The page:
WASHINGTON — President Bush's campaign strategists believe "Massachusetts liberal" is a potent political epithet. But they don't think it's enough to defeat Massachusetts Sen. John Kerry.

So the Bush team, which believes Kerry has the nomination wrapped up, is preparing a broad attack on his record over 19 years in the Senate and what they call his opportunistic reversals on key issues.

In Wisconsin, meanwhile, on the eve of the Wisconsin primary, a confident Kerry continued his own broad attack against Bush.

Ignoring his Democratic rivals, Kerry launched a full-throttle assault on Bush's economic policies. Howard Dean's campaign shed another top manager, national campaign chairman Steve Grossman, and John Edwards vowed to press on no matter how he fares Tuesday.

Kerry, who has a commanding lead in the race to oppose Bush this fall, chided the president for taking time out Sunday to attend the Daytona 500, saying the country was bleeding jobs while he posed for a "photo opportunity." Bush had donned a racing jacket to officially open NASCAR's most prestigious event in front of some 180,000 fans.

"We don't need a president who just says, 'Gentlemen, start your engines,' " Kerry said. "We need a president who says, 'America, let's start our economy and put people back to work.' "

The faceoff between Bush and Kerry has begun extraordinarily early in volleys of press releases and Web videos. It will continue for eight months, signaling the start of what could be a long, nasty campaign. Decisions being made now will define the territory on which the campaign is fought and establish competing portraits of the two men.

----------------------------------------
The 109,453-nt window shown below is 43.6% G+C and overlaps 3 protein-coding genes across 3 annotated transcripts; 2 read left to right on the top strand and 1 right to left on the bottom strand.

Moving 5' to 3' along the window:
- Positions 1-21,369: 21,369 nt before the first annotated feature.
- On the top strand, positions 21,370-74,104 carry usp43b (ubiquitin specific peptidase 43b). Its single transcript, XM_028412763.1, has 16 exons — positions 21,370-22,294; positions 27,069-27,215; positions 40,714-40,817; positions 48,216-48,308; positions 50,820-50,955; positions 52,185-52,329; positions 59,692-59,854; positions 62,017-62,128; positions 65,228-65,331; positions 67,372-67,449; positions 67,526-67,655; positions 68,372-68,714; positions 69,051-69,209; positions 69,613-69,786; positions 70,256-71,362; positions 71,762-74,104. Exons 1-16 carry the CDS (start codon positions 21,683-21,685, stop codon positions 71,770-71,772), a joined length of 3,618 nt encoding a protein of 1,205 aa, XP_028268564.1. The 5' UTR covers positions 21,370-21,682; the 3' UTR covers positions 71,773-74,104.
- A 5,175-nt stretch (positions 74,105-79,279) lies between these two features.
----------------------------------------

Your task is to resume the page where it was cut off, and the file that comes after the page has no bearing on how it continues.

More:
Already, Republicans are depicting Kerry as a product of Washington, beholden to special interests and out of touch with regular Americans. The "Massachusetts liberal" tag that

worked so well when the elder George Bush used it to defeat Gov. Michael Dukakis in the 1988 presidential race is just part of the case this Bush will try to make, aides say.

The drawback to the Bush strategy is that much of it has been tried before, most recently by Kerry's rivals for the nomination. Dean labeled Kerry "the handmaiden of special interests," and retired general Wesley Clark called him "part of the problem" in Washington.

Those criticisms have not slowed Kerry. But Bush strategists believe that the intense, sustained attack they began last week will take hold with voters and create doubts. The Bush campaign will have at least $170 million to spend, much of which it will use for TV ads hammering Kerry.